However, many countries still lack reliable suicide statistics, and even countries with reliable statistics may lack knowledge about the magnitude of the problem in (some of) their minority populations. This knowledge might also be challenging to acquire due to stigma having a larger impact in various minority groups compared to the majority. Nevertheless, such information is needed.
- Every year, almost one million people die from suicide; a “global” mortality rate of 16 per 100,000, or one death every 40 seconds.
- In the last 45 years suicide rates have increased by 60% worldwide.
- Mental disorders (particularly depression and alcohol use disorders) are a major risk factor for suicide across the globe.
- Suicide is complex with psychological, social, biological, cultural and environmental factors involved.
- Both major depression and bipolar disorder account for 15 to 25 percent of all deaths by suicide in patients with severe mood disorders.
- Studies indicate that there is a significant correlation between a history of sexual abuse and the lifetime number of suicide attempts, and this correlation is twice as strong for women as for men.
- Poverty play a significant factor as it is a high risk stressor for depression and mood disorders.
There is hope, depression, mental illness and many other risk factors can be prevented and can stop the cycle of self hurt that leads to one contemplating ending their life. It comes from the heart and it has to be a suppotive network.
We a need to adopt multi-sectoral approach that involving many levels of intervention and activities. There is compelling evidence indicating that adequate prevention and treatment of depression and alcohol and substance abuse can reduce suicide rates, as well as follow-up contact with those who have attempted suicide.
Today is an opportunity for all sectors of the community – the public, charitable organizations, communities, researchers, clinicians, practitioners, politicians and policy makers, volunteers, those bereaved by suicide, other interested groups and individuals – to join with the International Association for Suicide Prevention and the WHO to focus public attention on the unacceptable burden and costs of suicidal behaviours with diverse activities to promote understanding about suicide and highlight effective prevention activities.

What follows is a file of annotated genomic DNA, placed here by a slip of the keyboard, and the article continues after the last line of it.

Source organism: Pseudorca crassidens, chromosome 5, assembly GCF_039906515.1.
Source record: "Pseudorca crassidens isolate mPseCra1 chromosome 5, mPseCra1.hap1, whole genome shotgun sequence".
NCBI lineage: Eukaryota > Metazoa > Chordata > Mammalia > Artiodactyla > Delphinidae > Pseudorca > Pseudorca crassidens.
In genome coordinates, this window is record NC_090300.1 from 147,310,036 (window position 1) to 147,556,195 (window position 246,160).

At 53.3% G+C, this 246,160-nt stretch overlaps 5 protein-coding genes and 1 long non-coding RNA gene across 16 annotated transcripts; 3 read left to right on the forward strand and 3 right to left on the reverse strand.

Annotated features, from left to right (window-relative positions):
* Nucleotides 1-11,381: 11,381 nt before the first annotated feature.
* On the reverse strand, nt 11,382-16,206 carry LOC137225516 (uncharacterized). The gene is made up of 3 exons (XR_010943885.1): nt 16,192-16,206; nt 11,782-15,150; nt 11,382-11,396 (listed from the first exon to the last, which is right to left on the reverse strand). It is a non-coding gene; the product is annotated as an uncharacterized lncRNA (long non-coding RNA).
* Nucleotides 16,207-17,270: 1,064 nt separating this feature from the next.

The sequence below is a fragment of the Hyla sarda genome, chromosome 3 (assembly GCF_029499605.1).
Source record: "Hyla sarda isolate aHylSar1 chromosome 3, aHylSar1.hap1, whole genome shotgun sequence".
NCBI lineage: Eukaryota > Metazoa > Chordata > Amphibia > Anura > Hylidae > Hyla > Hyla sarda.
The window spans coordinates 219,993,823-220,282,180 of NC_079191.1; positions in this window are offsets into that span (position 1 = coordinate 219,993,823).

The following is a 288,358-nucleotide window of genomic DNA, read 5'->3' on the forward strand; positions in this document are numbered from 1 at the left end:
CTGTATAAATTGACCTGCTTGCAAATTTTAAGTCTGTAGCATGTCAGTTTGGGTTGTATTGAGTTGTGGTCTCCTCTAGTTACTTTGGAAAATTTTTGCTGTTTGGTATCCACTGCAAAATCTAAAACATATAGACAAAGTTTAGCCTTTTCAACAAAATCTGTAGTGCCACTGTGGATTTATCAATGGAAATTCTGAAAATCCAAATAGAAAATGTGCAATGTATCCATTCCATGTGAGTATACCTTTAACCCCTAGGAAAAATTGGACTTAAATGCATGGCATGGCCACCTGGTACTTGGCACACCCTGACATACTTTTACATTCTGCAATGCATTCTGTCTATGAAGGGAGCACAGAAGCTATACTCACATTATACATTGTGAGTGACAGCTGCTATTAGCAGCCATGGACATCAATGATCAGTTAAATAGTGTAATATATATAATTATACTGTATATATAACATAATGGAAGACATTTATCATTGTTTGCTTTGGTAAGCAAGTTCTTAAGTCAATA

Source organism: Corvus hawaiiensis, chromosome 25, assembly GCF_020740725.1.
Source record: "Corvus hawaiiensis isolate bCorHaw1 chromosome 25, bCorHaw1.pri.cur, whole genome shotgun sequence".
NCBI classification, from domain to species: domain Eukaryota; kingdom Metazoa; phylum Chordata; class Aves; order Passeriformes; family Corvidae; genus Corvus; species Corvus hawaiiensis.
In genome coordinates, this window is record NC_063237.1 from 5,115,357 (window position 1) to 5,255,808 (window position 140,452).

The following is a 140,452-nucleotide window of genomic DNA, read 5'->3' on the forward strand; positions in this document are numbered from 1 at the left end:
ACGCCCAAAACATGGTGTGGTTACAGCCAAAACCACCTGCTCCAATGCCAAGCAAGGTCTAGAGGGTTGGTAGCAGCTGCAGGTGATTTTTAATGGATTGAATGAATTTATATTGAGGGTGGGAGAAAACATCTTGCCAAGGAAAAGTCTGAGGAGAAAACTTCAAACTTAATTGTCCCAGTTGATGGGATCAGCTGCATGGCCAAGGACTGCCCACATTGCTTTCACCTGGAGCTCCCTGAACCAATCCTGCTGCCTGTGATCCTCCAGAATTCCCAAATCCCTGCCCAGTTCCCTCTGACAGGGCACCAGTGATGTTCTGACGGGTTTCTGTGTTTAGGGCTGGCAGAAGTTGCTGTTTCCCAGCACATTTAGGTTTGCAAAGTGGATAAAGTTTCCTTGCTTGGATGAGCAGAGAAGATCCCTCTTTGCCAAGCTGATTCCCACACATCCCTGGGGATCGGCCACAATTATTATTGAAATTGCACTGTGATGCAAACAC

Canada is the only G8 country to NOT have a National Mental Health Policy. It is in my lifetime (preferrable over the next half decade) to see this rectified. We need parameters and we need massive support to break the cycle of fear and stigma on mental health and dis-ease in our global landscape.
To speak of the heart is not to speak of vaguely defined emotions but to speak of the very core of our being. The very foundation that connects us to another and to all the surrounds us. At the core, we all know we can be strengthened and rendered more truthful and more alive. It is in these situations where our hearts can be fortified and nourished.
I have always said that moving to place of compassion and emthapy for another – it is about the liberation of the human heart, we need to break down barriers, we need to share stories of what makes us human. It is a liberation that opens up and leads us to the discovery of our common humanity.